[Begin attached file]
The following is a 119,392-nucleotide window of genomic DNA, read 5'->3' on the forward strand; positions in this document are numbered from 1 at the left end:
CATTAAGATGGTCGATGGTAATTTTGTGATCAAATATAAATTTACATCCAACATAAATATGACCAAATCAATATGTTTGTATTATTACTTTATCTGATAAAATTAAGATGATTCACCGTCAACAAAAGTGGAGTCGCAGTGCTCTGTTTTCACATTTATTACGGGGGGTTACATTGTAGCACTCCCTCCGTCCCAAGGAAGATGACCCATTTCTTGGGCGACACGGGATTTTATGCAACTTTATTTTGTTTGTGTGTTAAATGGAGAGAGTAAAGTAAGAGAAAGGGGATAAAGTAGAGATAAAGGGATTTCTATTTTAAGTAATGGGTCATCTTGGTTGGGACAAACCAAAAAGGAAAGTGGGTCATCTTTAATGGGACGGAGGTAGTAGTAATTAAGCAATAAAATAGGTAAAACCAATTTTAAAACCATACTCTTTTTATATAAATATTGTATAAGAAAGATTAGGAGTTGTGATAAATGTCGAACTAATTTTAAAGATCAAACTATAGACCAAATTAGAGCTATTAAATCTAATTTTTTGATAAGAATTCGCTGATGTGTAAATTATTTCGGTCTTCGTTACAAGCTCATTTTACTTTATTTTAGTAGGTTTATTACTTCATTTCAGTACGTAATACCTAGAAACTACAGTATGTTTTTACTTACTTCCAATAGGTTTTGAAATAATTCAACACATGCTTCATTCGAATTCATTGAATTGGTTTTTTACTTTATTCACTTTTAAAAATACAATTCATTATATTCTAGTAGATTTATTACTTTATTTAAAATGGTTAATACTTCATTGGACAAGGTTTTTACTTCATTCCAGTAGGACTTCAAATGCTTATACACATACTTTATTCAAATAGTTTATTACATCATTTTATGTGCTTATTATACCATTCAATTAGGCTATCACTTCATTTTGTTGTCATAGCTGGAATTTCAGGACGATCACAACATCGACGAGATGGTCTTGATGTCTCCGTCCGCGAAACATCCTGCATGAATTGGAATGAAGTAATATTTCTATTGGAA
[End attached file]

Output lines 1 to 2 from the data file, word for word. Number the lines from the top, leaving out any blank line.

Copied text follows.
The following is a 119,392-nucleotide window of genomic DNA, read 5'->3' on the forward strand; positions in this document are numbered from 1 at the left end:
CATTAAGATGGTCGATGGTAATTTTGTGATCAAATATAAATTTACATCCAACATAAATATGACCAAATCAATATGTTTGTATTATTACTTTATCTGATAAAATTAAGATGATTCACCGTCAACAAAAGTGGAGTCGCAGTGCTCTGTTTTCACATTTATTACGGGGGGTTACATTGTAGCACTCCCTCCGTCCCAAGGAAGATGACCCATTTCTTGGGCGACACGGGATTTTATGCAACTTTATTTTGTTTGTGTGTTAAATGGAGAGAGTAAAGTAAGAGAAAGGGGATAAAGTAGAGATAAAGGGATTTCTATTTTAAGTAATGGGTCATCTTGGTTGGGACAAACCAAAAAGGAAAGTGGGTCATCTTTAATGGGACGGAGGTAGTAGTAATTAAGCAATAAAATAGGTAAAACCAATTTTAAAACCATACTCTTTTTATATAAATATTGTATAAGAAAGATTAGGAGTTGTGATAAATGTCGAACTAATTTTAAAGATCAAACTATAGACCAAATTAGAGCTATTAAATCTAATTTTTTGATAAGAATTCGCTGATGTGTAAATTATTTCGGTCTTCGTTACAAGCTCATTTTACTTTATTTTAGTAGGTTTATTACTTCATTTCAGTACGTAATACCTAGAAACTACAGTATGTTTTTACTTACTTCCAATAGGTTTTGAAATAATTCAACACATGCTTCATTCGAATTCATTGAATTGGTTTTTTACTTTATTCACTTTTAAAAATACAATTCATTATATTCTAGTAGATTTATTACTTTATTTAAAATGGTTAATACTTCATTGGACAAGGTTTTTACTTCATTCCAGTAGGACTTCAAATGCTTATACACATACTTTATTCAAATAGTTTATTACATCATTTTATGTGCTTATTATACCATTCAATTAGGCTATCACTTCATTTTGTTGTCATAGCTGGAATTTCAGGACGATCACAACATCGACGAGATGGTCTTGATGTCTCCGTCCGCGAAACATCCTGCATGAATTGGAATGAAGTAATATTTCTATTGGAA